Relocating to Ireland

Contracting in Ireland

If you’re looking to gain experience in the Life Sciences sector there has never been a better time to consider contracting in Ireland.

Four decades of continuous investment has made Ireland the number one European location for pharmaceutical and life sciences investment. As result, 6 out of 10 of the world’s top-selling drugs are exclusively produced here while 18 of the world’s top 20 pharmaceutical companies have substantial manufacturing operations in Ireland.

Pharma exports account for more than €45 billion annually while the Irish Life Sciences sector employs more than 50,000 directly. All this activity has led to phenomenal opportunities for skilled professionals in the Irish Life Science sector.

This graphic shows some of the recent job announcements throughout Ireland.

General information about Ireland

Population 4.7 million


  • Dublin City – 554K (Capital)
  • Cork City – 125K
  • Galway City – 78K
  • Limerick City and county – 195K


Irish (Gaeilge) is recognised as the first official language of the Republic of Ireland. However, the majority of the population speak English (the second official language) as their first language.

If you want to work in Ireland our clients require a high standard of English both written and oral.


The main airports in Ireland are located in Dublin and Cork. Dublin Airport is by far the busiest, with the largest timetable of global flights connecting with over 180 destinations. More information available at:

Followed by Cork Airport with 40 destinations:

There are also airports in Shannon, Knock and Kerry with limited flight options.

If you’re thinking of moving to Ireland it’s important you consider how often you plan to travel home. Research the frequency, duration and estimated cost of flights before you make the move!

TIP: All airports in Ireland service the UK so you also have the option of flying to one of London’s airports and booking a connecting flight which can sometimes be easier!

Check out for booking connecting flights!

Transportations in Ireland

Dublin being a capital has the largest network of transport systems including the DART and the LUAS.

  • Dublin Bus – 90% of buses in Dublin are run by Dublin Bus;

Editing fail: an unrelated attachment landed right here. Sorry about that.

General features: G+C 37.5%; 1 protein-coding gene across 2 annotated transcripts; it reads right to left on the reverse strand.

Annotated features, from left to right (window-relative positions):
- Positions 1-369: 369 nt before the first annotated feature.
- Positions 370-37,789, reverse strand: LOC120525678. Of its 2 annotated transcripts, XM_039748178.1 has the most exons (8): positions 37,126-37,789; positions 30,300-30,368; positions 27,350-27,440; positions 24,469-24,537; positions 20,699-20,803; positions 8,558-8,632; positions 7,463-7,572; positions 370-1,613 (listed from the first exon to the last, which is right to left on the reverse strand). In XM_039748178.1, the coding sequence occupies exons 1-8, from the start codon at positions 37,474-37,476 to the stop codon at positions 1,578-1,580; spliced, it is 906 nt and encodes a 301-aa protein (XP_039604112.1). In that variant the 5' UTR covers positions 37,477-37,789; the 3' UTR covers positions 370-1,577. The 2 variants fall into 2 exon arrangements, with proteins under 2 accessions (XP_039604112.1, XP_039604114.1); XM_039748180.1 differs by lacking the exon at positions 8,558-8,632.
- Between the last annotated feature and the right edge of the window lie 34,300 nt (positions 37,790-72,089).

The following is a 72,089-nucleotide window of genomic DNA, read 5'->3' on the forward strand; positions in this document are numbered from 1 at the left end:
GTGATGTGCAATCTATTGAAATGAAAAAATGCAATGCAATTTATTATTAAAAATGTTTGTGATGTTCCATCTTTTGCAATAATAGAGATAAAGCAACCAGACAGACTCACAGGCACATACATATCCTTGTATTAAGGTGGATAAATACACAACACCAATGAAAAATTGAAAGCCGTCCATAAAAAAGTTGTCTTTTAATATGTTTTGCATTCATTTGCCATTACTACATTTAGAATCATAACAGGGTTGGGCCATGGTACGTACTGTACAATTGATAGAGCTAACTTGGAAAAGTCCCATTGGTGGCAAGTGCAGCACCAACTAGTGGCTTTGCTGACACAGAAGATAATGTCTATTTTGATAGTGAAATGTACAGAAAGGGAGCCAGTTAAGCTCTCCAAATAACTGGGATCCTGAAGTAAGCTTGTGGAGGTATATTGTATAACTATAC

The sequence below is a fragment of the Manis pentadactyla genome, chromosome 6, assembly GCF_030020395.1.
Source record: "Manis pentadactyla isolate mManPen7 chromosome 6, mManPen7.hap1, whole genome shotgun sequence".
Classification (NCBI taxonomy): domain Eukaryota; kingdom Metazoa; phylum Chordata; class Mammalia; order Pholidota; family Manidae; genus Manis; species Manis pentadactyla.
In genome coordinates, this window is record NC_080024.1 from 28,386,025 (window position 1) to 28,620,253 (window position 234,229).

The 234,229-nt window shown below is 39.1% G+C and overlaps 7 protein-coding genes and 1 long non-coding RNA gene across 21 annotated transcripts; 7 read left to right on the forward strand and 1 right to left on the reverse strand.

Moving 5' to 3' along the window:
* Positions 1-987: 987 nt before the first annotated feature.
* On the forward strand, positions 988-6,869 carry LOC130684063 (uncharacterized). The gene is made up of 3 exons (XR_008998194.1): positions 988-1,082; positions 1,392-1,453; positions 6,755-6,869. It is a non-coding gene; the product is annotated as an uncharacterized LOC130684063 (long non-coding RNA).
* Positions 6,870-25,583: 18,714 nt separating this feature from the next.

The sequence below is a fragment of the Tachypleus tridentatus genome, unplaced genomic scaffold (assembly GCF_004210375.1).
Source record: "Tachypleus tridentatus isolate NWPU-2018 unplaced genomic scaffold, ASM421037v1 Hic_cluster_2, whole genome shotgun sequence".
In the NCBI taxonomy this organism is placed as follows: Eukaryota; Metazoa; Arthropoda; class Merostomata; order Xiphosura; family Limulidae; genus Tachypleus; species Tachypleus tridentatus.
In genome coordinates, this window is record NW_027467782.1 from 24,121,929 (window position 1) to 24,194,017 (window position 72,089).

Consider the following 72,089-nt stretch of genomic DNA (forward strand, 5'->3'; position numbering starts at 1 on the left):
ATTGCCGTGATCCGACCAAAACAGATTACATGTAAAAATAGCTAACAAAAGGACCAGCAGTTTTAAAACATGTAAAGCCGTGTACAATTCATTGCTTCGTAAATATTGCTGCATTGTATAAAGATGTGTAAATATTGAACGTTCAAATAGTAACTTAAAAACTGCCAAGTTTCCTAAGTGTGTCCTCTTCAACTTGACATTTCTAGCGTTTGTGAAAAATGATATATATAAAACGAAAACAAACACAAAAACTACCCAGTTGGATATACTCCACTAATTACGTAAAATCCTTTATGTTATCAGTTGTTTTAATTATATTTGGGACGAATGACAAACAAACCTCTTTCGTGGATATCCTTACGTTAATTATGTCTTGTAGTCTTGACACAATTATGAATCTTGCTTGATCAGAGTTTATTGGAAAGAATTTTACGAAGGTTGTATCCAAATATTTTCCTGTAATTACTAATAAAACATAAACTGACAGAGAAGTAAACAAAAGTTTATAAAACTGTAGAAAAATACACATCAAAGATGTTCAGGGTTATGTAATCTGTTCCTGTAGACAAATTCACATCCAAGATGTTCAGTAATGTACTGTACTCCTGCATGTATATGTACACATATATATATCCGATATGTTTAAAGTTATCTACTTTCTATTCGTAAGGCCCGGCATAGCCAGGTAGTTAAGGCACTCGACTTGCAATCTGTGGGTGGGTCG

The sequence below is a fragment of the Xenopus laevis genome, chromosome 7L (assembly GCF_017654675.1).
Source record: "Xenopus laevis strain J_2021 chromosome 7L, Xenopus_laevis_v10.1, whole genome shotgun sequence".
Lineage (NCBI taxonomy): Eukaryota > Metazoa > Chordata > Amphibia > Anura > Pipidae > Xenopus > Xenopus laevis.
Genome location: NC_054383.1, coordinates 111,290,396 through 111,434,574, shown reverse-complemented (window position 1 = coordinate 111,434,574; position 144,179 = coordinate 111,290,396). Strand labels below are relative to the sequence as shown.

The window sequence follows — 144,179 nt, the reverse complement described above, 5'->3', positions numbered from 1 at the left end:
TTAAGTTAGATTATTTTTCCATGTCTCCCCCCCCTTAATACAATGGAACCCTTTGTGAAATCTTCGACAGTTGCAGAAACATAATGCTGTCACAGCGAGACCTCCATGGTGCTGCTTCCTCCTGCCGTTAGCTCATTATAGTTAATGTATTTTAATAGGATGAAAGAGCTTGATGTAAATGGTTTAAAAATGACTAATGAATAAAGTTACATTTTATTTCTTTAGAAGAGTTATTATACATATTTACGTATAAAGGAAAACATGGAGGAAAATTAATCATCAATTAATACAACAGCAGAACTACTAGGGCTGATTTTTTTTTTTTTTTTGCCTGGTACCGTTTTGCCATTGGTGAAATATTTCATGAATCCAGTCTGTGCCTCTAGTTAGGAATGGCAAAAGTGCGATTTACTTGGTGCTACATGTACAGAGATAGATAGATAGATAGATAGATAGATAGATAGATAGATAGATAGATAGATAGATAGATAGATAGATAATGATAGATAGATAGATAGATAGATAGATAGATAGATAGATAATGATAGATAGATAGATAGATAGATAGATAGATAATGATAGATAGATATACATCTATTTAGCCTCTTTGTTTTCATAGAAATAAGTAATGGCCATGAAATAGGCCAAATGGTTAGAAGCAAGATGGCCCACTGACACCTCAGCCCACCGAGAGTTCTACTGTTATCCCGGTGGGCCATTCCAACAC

• DART – Commuter rail service that serves Dublin city only;
  • LUAS – Tram system that operates in Dublin (limited number of lines, however more being added); and
  • for all other cities the main public transport provider is Bus Eireann

Note public transport in Ireland is more expensive than the European average.

Tip: If you are travelling frequently by bus/public transport it is a good idea to buy a LEAP card where you can save approx. 20% on bus fares and no need to carry cash. For further information visit:

Travelling to and from work

Most companies in the Life Sciences sector in Ireland are based around five cities – Dublin, Cork, Limerick, Galway and Waterford. Most facilities can be reached by public transport however the majority of our consultants travel to work by car. This tends to be the most convenient method of transport, as once you move outside the city centre bus times can be less frequent and the high levels of rainfall don’t make for a pleasant wait! If you want to make the most of your time in Ireland and see what the country has to offer, it is a good idea to consider getting a car.

Car insurance in Ireland has increased rapidly in the past few years and is above the European average.

Different companies will provide you with different quotes so make sure you do your research before agreeing to a policy!

Note: You can bring your car to Ireland as a tourist for 6 months but for any longer periods of time

You will need to change your registration plate to an Irish one for a cost. Full details available at:

Bike to work

If the above doesn’t appeal, you always have the option to cycle! However there are very few dedicated cycle lanes in Ireland so you will be cycling in the traffic most of the time and in Ireland and it rains a lot! If this doesn’t faze you LSC operate a Bike to Work scheme to save you up to 51% (by salary deduction) off the retail price of bike and equipment of up to €1,000.

Accommodation in Ireland

Finding accommodation in Ireland can be the most challenging issue when relocating.

Rental prices have increased significantly in the past few years as demand increases and supply can’t keep up.  Here is an infographic showing the average monthly cost of rental accommodation nationwide.